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Tending to Wickerwork

Tending to Wickerwork Most woven furniture is made from one or more of five types of fibers (down), each requiring a different method of cleaning. Scrub rattan with a soft-bristle brush dipped in warm, soapy water. Mist unfinished rattan once a year with a garden hose to keep it from drying out and becoming brittle. Do not hose rattan that has been painted or coated with a clear finish, rattan used in combination with fibers other than cane, or wood furniture accented with rattan; rather, moisten the rattan component of the furniture with a damp cloth. Mist cane with water,…

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Reviving Wood Finishes

Reviving Wood Finishes Most wood surfaces are protected by some sort of coating, ranging from clear varnishes on fine paneling to paints that mask the utilitarian woods of interior trim and exterior siding. Methods for cleaning them depend on the type of finish. Paint: Exterior painted surfaces can be scrubbed down by hand, or by a power washer. Interior surfaces can be washed with an all-purpose household detergent; wring out the cloth or sponge until it is almost dry. Clear Finishes: Maintain clear finishes on furniture and paneling—including varnish, lacquer, shellac, and oilby routine polishing and quick cleaning of spills….

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An Arsenal of Cleaning Tools

As with any task, cleaning is easier when you have the proper tools. For major jobssuch as buffing floors or scouring heavily soiled masonry you may need to rent specialized equipment; but for most tasks, a basic set of implements is all you’ll need (below and page 12). To obtain top-quality tools, consider a trip to a janitorial supply store. Besides these items, keep on hand a few other implements. A flexible- blade putty knife is ideal for scraping candle wax and chewing gum from hard surfaces. For mixing cleaning compounds, choose a polyethylene pail rather than a metal one,…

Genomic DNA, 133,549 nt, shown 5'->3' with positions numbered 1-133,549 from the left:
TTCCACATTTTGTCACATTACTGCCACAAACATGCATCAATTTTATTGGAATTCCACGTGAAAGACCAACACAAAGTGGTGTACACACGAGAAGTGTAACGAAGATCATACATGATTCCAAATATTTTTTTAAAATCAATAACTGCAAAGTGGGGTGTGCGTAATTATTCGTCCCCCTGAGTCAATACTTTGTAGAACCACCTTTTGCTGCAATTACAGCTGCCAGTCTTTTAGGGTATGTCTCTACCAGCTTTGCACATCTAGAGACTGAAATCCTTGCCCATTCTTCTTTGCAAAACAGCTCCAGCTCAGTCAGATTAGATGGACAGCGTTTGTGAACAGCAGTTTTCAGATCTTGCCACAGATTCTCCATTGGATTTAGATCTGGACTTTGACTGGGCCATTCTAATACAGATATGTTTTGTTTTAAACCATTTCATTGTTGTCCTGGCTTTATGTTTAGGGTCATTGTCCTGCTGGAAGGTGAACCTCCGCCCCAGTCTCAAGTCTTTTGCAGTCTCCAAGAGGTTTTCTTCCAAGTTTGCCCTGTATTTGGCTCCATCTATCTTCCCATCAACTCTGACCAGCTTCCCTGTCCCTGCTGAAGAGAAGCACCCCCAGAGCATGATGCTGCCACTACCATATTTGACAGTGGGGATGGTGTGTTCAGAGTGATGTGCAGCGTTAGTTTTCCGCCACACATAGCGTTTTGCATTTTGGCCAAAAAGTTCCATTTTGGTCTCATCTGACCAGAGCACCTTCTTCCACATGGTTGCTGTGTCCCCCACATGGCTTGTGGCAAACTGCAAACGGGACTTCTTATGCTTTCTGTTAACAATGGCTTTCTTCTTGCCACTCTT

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A Battery of Cleaning Products

Most cleaners fall into five general categories based on similarity of function. A few special cleaners, however, are one of a kind, designed to solve individual problems (opposite). Abrasives: Gritty compounds containing mineral particles, abrasives are sometimes mixed with detergent, bleach, or other substances. Suitable for cleaning and polishing met­als, they are often present in scouring powders for clean­ing and brightening surfaces such as ceramic tile and porce­lain plumbing fixtures. Abrasives work by dislodg­ing dirt, then the detergent in the mixture lifts the dirt par­ticles from the surface. Use care when cleaning plastic, fiberglass, imitation marble, or chrome with abrasives—…

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